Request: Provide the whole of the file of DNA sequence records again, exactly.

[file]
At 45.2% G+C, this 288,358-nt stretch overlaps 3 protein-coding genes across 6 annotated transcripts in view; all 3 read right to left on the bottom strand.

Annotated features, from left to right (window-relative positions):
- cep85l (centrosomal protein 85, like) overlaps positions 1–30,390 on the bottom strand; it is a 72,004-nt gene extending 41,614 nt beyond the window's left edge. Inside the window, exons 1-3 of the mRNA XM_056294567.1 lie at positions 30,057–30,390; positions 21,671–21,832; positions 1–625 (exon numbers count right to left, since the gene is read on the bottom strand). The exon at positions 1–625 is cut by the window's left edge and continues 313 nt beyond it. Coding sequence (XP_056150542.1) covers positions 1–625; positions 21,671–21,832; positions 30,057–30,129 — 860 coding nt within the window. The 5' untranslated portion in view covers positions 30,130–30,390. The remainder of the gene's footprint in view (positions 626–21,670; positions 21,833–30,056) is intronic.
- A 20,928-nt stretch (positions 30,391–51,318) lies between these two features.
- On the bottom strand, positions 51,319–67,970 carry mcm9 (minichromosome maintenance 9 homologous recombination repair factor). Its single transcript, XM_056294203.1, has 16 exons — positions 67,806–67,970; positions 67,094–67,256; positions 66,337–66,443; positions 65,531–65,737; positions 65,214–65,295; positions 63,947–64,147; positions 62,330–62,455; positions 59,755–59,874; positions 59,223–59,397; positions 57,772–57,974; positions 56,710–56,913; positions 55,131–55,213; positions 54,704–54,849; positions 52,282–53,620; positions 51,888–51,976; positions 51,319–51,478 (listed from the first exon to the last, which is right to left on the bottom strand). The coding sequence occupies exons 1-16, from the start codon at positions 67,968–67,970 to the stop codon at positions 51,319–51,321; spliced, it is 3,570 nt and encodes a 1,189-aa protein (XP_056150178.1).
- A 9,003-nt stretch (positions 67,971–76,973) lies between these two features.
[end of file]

At 45.2% G+C, this 288,358-nt stretch overlaps 3 protein-coding genes across 6 annotated transcripts in view; all 3 read right to left on the bottom strand.

Annotated features, from left to right (window-relative positions):
- cep85l (centrosomal protein 85, like) overlaps positions 1–30,390 on the bottom strand; it is a 72,004-nt gene extending 41,614 nt beyond the window's left edge. Inside the window, exons 1-3 of the mRNA XM_056294567.1 lie at positions 30,057–30,390; positions 21,671–21,832; positions 1–625 (exon numbers count right to left, since the gene is read on the bottom strand). The exon at positions 1–625 is cut by the window's left edge and continues 313 nt beyond it. Coding sequence (XP_056150542.1) covers positions 1–625; positions 21,671–21,832; positions 30,057–30,129 — 860 coding nt within the window. The 5' untranslated portion in view covers positions 30,130–30,390. The remainder of the gene's footprint in view (positions 626–21,670; positions 21,833–30,056) is intronic.
- A 20,928-nt stretch (positions 30,391–51,318) lies between these two features.
- On the bottom strand, positions 51,319–67,970 carry mcm9 (minichromosome maintenance 9 homologous recombination repair factor). Its single transcript, XM_056294203.1, has 16 exons — positions 67,806–67,970; positions 67,094–67,256; positions 66,337–66,443; positions 65,531–65,737; positions 65,214–65,295; positions 63,947–64,147; positions 62,330–62,455; positions 59,755–59,874; positions 59,223–59,397; positions 57,772–57,974; positions 56,710–56,913; positions 55,131–55,213; positions 54,704–54,849; positions 52,282–53,620; positions 51,888–51,976; positions 51,319–51,478 (listed from the first exon to the last, which is right to left on the bottom strand). The coding sequence occupies exons 1-16, from the start codon at positions 67,968–67,970 to the stop codon at positions 51,319–51,321; spliced, it is 3,570 nt and encodes a 1,189-aa protein (XP_056150178.1).
- A 9,003-nt stretch (positions 67,971–76,973) lies between these two features.